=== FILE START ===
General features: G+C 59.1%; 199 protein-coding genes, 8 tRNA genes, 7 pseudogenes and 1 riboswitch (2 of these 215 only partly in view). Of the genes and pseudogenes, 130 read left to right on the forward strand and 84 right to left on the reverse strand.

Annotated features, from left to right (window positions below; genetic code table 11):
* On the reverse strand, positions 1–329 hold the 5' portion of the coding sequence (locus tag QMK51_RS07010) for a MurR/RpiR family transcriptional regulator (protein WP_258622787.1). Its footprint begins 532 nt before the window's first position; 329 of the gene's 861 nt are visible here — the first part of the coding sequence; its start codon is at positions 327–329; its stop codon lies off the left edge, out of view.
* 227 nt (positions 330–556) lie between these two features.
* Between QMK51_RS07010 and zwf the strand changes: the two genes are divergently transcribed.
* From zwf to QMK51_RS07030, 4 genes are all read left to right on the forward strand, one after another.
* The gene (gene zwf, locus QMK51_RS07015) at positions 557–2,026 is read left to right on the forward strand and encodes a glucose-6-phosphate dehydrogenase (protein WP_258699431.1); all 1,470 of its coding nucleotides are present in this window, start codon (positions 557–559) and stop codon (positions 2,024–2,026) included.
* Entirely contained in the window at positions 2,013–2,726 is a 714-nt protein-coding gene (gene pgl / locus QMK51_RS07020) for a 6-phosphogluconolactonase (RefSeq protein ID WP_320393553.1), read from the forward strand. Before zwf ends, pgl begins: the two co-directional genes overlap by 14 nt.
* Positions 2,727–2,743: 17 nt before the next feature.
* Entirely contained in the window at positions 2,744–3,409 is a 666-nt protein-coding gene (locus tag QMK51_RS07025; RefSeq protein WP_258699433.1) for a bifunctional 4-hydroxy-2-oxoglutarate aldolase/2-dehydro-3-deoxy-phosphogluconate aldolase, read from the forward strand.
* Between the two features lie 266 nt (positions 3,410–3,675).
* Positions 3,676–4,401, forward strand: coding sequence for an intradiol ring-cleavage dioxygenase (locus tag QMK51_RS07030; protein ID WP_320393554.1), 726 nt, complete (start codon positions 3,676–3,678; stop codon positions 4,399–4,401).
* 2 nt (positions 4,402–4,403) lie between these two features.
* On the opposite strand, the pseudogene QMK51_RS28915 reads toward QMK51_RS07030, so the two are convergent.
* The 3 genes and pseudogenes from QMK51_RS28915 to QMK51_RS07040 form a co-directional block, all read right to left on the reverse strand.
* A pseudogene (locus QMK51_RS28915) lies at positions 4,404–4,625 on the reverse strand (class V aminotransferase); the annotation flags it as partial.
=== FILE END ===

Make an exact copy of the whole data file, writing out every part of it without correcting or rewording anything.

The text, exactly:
General features: G+C 59.1%; 199 protein-coding genes, 8 tRNA genes, 7 pseudogenes and 1 riboswitch (2 of these 215 only partly in view). Of the genes and pseudogenes, 130 read left to right on the forward strand and 84 right to left on the reverse strand.

Annotated features, from left to right (window positions below; genetic code table 11):
* On the reverse strand, positions 1–329 hold the 5' portion of the coding sequence (locus tag QMK51_RS07010) for a MurR/RpiR family transcriptional regulator (protein WP_258622787.1). Its footprint begins 532 nt before the window's first position; 329 of the gene's 861 nt are visible here — the first part of the coding sequence; its start codon is at positions 327–329; its stop codon lies off the left edge, out of view.
* 227 nt (positions 330–556) lie between these two features.
* Between QMK51_RS07010 and zwf the strand changes: the two genes are divergently transcribed.
* From zwf to QMK51_RS07030, 4 genes are all read left to right on the forward strand, one after another.
* The gene (gene zwf, locus QMK51_RS07015) at positions 557–2,026 is read left to right on the forward strand and encodes a glucose-6-phosphate dehydrogenase (protein WP_258699431.1); all 1,470 of its coding nucleotides are present in this window, start codon (positions 557–559) and stop codon (positions 2,024–2,026) included.
* Entirely contained in the window at positions 2,013–2,726 is a 714-nt protein-coding gene (gene pgl / locus QMK51_RS07020) for a 6-phosphogluconolactonase (RefSeq protein ID WP_320393553.1), read from the forward strand. Before zwf ends, pgl begins: the two co-directional genes overlap by 14 nt.
* Positions 2,727–2,743: 17 nt before the next feature.
* Entirely contained in the window at positions 2,744–3,409 is a 666-nt protein-coding gene (locus tag QMK51_RS07025; RefSeq protein WP_258699433.1) for a bifunctional 4-hydroxy-2-oxoglutarate aldolase/2-dehydro-3-deoxy-phosphogluconate aldolase, read from the forward strand.
* Between the two features lie 266 nt (positions 3,410–3,675).
* Positions 3,676–4,401, forward strand: coding sequence for an intradiol ring-cleavage dioxygenase (locus tag QMK51_RS07030; protein ID WP_320393554.1), 726 nt, complete (start codon positions 3,676–3,678; stop codon positions 4,399–4,401).
* 2 nt (positions 4,402–4,403) lie between these two features.
* On the opposite strand, the pseudogene QMK51_RS28915 reads toward QMK51_RS07030, so the two are convergent.
* The 3 genes and pseudogenes from QMK51_RS28915 to QMK51_RS07040 form a co-directional block, all read right to left on the reverse strand.
* A pseudogene (locus QMK51_RS28915) lies at positions 4,404–4,625 on the reverse strand (class V aminotransferase); the annotation flags it as partial.